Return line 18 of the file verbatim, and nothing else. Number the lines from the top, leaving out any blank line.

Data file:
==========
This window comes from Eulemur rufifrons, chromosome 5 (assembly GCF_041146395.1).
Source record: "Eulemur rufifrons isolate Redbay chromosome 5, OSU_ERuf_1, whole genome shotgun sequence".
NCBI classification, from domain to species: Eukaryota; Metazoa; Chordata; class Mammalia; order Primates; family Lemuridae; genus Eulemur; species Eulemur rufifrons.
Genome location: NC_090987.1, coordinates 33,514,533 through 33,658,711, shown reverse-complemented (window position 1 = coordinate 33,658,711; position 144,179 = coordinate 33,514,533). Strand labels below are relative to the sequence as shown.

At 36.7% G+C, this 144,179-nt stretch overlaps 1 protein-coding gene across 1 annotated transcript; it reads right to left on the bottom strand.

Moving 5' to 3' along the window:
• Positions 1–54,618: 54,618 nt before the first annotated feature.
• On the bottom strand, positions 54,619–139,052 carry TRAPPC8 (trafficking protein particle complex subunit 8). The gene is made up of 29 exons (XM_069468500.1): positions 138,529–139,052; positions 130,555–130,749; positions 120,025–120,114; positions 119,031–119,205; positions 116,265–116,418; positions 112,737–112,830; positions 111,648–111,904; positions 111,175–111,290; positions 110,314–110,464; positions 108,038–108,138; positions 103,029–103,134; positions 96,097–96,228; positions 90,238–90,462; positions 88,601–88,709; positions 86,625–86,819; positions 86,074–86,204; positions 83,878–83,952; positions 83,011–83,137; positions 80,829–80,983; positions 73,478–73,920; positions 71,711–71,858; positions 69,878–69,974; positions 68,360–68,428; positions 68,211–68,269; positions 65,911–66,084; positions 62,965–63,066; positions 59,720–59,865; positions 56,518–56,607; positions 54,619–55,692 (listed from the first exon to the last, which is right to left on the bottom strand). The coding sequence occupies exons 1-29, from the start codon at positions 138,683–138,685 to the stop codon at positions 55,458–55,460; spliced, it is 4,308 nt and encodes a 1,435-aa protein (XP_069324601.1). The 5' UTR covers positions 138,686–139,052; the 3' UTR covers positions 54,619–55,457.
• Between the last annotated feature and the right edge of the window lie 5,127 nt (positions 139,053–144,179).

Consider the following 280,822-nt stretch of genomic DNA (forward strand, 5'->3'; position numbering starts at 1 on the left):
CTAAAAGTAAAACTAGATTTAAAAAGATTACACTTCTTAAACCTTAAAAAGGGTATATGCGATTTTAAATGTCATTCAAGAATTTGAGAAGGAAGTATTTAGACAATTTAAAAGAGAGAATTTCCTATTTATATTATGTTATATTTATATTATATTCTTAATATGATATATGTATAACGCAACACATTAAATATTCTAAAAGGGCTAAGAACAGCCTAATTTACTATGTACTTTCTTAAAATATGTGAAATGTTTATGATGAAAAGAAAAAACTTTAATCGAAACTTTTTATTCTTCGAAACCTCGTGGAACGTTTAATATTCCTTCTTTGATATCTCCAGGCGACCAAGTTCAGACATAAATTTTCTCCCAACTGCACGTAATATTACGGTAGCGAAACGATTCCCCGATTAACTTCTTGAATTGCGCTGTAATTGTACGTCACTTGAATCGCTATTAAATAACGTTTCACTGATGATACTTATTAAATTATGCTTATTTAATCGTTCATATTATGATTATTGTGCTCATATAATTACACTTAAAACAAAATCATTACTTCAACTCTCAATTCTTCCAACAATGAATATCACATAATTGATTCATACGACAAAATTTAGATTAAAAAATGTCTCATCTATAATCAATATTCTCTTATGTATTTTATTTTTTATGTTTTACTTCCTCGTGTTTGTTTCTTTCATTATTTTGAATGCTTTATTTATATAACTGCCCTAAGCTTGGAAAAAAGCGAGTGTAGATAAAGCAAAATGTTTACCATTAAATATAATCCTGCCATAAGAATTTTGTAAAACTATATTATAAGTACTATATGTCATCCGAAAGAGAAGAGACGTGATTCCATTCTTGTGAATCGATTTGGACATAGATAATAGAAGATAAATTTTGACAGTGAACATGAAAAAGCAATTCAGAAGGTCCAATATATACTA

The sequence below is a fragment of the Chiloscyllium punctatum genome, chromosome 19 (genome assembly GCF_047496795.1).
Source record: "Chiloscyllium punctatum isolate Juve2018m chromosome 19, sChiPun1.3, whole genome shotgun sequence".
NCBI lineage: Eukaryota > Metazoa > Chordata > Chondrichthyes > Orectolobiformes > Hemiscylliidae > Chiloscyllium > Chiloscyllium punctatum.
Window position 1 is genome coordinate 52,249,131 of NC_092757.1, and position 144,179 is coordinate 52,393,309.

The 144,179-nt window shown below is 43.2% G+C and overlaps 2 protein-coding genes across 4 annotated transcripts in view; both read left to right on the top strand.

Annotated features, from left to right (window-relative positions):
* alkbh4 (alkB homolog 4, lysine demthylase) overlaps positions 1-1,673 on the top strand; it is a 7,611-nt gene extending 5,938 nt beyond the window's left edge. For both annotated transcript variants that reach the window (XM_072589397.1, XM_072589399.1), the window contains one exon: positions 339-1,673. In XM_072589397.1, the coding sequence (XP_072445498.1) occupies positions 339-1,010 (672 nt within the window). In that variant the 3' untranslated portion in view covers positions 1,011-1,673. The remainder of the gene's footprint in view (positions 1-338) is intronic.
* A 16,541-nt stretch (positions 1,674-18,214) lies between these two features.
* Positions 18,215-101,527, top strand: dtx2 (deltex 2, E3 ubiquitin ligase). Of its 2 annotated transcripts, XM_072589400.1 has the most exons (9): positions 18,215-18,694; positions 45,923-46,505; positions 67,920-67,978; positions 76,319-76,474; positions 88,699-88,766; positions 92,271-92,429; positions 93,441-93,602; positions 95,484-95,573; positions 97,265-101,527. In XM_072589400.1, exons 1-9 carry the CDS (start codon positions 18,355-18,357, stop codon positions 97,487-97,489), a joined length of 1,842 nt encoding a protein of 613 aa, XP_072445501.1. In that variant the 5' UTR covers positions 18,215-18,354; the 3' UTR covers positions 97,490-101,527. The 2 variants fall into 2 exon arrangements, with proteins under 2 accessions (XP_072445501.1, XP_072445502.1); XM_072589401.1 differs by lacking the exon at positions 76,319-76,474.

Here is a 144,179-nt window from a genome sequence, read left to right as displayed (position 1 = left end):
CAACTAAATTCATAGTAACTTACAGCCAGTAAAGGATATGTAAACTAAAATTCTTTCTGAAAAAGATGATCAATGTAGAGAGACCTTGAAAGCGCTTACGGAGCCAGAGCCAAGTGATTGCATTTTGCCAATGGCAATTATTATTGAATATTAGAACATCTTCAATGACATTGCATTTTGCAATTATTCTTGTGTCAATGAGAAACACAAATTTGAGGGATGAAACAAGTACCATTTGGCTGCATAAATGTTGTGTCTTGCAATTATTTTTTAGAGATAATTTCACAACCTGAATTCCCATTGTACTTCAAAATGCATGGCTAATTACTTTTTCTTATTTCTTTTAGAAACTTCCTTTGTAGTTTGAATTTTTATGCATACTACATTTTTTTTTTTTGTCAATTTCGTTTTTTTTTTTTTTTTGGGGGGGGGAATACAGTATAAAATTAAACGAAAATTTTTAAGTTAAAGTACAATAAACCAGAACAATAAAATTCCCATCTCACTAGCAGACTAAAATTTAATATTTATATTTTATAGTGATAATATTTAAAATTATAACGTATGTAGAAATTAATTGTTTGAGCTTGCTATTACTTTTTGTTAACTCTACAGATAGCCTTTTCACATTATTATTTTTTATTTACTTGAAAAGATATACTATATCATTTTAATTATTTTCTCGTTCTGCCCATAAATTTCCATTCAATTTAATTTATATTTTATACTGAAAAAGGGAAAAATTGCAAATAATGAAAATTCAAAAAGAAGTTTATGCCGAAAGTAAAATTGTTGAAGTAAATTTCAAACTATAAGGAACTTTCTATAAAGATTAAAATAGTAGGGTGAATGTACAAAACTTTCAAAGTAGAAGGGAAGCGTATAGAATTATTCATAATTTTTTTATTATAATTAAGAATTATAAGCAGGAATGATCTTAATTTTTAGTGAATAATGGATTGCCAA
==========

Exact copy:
* alkbh4 (alkB homolog 4, lysine demthylase) overlaps positions 1-1,673 on the top strand; it is a 7,611-nt gene extending 5,938 nt beyond the window's left edge. For both annotated transcript variants that reach the window (XM_072589397.1, XM_072589399.1), the window contains one exon: positions 339-1,673. In XM_072589397.1, the coding sequence (XP_072445498.1) occupies positions 339-1,010 (672 nt within the window). In that variant the 3' untranslated portion in view covers positions 1,011-1,673. The remainder of the gene's footprint in view (positions 1-338) is intronic.